Hampton in 1880. The period before that has often been
referred to as ‘the mystical period’ in the history of
From the Savannah News, December 26, 1916.
Only one person responded to our question about Andrew
Hallidie. Ian Lisk knew that he had invented the cable
cars of San Francisco. “Legend has it that Hallidie
sighted a heavily-laden horsecar, the only type of
public transport at the time, moving slowly up a steeply
graded street. As he watched in horror, one of the
horses stumbled and fell, the brake slipped and the car
rolled back down the hill, dragging the animals behind.
Hallidie set out to design a system that would prevent
It took four years for the Scottish immigrant to design
and build his system. It was called “Hallidie’s Folly”
but it successfully made the trip down Clay Street hill
and back again. With a few technical improvements, the
system remains basically unchanged. The cars are pulled
along at 9.5 miles an hour by 11 miles of 1.25-inch
cables buried beneath the city’s streets. An estimated
12 million people ride the cable cars of San Francisco
Bonnie Blair, the most gifted female athlete in U. S.
Olympic history, is Scottish according to Reverend
Newsletter Wins Third Place
Be it known that in the 1995 Ellen Payne Odom Genealogy
Library International Family Tree Newsletter Contest,
“Seeking the best there is...”that the History Club
Newsletter The Illinois St. Andrews Society in the
category of Societies Publications has, after their
publication being examined and critiqued and held to the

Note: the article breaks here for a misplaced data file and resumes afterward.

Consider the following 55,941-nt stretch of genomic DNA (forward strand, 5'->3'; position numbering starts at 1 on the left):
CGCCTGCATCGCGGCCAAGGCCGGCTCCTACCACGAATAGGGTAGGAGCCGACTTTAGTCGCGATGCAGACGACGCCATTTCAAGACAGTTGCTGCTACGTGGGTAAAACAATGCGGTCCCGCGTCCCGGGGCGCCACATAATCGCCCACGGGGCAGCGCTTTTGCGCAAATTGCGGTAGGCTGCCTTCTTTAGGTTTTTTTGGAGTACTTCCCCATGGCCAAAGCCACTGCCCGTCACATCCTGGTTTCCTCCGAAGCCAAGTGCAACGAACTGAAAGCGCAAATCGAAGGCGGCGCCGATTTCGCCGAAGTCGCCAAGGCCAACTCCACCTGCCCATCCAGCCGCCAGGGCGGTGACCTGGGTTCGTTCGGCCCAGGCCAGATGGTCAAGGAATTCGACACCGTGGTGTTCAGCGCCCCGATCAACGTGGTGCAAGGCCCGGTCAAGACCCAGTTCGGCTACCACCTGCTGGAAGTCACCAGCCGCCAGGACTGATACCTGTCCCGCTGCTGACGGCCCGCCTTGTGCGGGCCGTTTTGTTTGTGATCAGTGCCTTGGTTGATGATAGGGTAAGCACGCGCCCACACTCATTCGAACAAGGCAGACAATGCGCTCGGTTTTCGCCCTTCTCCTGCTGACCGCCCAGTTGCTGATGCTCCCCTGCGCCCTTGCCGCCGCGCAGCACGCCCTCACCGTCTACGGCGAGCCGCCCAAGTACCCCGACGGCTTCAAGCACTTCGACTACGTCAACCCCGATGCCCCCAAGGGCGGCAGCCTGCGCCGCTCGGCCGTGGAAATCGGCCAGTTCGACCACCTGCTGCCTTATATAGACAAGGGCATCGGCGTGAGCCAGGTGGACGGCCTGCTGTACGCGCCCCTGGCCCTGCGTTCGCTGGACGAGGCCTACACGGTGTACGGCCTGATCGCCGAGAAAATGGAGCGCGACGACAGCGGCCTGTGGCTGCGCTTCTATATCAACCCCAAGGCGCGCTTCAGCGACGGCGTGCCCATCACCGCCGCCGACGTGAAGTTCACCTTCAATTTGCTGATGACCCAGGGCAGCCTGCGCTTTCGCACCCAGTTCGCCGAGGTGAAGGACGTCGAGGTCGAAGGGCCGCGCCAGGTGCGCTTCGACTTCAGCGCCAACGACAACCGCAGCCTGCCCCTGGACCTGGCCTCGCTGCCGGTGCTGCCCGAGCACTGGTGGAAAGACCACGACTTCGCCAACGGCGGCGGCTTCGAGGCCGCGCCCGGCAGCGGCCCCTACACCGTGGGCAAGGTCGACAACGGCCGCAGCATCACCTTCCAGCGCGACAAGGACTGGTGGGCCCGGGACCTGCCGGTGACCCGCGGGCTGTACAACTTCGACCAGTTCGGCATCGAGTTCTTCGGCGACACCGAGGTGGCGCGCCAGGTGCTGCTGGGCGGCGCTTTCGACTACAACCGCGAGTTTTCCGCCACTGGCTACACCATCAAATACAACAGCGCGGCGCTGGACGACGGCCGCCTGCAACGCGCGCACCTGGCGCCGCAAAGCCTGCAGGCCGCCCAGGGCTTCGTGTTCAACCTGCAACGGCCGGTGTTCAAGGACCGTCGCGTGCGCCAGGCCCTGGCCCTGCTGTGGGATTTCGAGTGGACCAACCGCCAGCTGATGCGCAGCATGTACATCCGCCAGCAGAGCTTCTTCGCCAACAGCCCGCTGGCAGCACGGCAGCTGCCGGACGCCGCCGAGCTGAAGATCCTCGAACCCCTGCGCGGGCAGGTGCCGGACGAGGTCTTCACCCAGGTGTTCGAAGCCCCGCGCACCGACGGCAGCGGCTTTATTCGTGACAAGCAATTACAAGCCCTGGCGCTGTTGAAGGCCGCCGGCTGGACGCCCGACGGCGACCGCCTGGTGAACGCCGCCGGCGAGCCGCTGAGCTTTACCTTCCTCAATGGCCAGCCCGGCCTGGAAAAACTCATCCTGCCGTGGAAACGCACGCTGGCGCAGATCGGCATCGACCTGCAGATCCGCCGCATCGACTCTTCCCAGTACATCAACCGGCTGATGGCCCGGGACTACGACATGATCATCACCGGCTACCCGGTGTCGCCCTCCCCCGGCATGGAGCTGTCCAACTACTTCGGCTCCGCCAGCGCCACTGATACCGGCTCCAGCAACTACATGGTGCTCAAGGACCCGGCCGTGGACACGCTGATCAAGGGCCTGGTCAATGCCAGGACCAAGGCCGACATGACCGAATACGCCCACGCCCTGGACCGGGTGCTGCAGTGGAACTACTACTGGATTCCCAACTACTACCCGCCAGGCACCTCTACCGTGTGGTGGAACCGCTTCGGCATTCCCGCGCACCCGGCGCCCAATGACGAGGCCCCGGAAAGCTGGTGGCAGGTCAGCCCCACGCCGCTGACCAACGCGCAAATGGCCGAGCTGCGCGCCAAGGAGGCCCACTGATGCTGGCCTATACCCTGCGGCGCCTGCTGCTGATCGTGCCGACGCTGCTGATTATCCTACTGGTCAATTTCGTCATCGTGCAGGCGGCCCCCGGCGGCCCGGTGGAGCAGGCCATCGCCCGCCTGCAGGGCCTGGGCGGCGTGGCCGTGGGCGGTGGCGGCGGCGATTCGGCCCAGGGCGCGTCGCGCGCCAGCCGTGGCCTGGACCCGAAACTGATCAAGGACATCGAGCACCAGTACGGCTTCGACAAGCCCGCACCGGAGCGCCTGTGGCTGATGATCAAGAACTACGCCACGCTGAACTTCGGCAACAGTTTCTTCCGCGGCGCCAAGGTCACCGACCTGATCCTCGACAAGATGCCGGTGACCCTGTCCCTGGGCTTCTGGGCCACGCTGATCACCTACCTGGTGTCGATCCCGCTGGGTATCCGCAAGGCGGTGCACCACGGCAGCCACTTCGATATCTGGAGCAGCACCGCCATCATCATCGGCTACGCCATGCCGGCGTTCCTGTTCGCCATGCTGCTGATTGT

highest standards the publication has been judged Third
Place Winner on this 1st day of June 1995 in Moultrie,
With entries in this competition coming from all over
the United States of America and from four foreign
countries, this contest has now become truly an
international newsletter event. With the highest
standards of excellence being the goal, this entry has
been judged worthy of recognition and praise.
The Odom Library and The Family Tree are proud to be
affiliated with your organization, your editors and your
Congratulations on a job well-done!
Bert Harsh, Chairman
Odom Library Board of Trustees
Melody Stinson Jenkins, Director Ellen Payne Odom
From the Editor...
Last summer, a stranger approached me in Chicago and
asked if I would be interested in a Bible that once
belonged to a Scottish family. The question was directed
to me because I was wearing a kilt. The book had been
purchased at a flea market only because it once was very
important to a family and the stranger hated to see it
I indicated I was very interested in having the Bible,
but promptly forgot the entire episode. In a few days, a
package arrived from Springfield, Illinois, and inside was the
book. It was not exactly a Bible, but rather a book of
daily readings and scriptural writings. The front few
pages contained the following family history written by
hand and now difficult to read.
Consider that this family in the 1850s traveled by
sailing ship from Scotland to Australia and back to
Scotland again. Then one son, William, is born in
Scotland in 1865 and dies in Washington County, Illinois one
year later! What a family story must be hidden here. Do
any of our readers live in Washington County?
“John Robertson and Christian Douglas were married at
Dollar, Clarkmennarshire (sic) Scotland on the 24th day
of April, 1857. Births of our children: John was born in
Melbourne, Australia, on 24th of February, 1858.
Christian Hall was born Penttand Hills, Australia, on
16th of April, 1860. May... on the 15th of February,
1862. William was born at Ellemford, Scotland, on the
10th of March, 1865 and died in Washington Co., Illinois, 21st
of July, 1866.”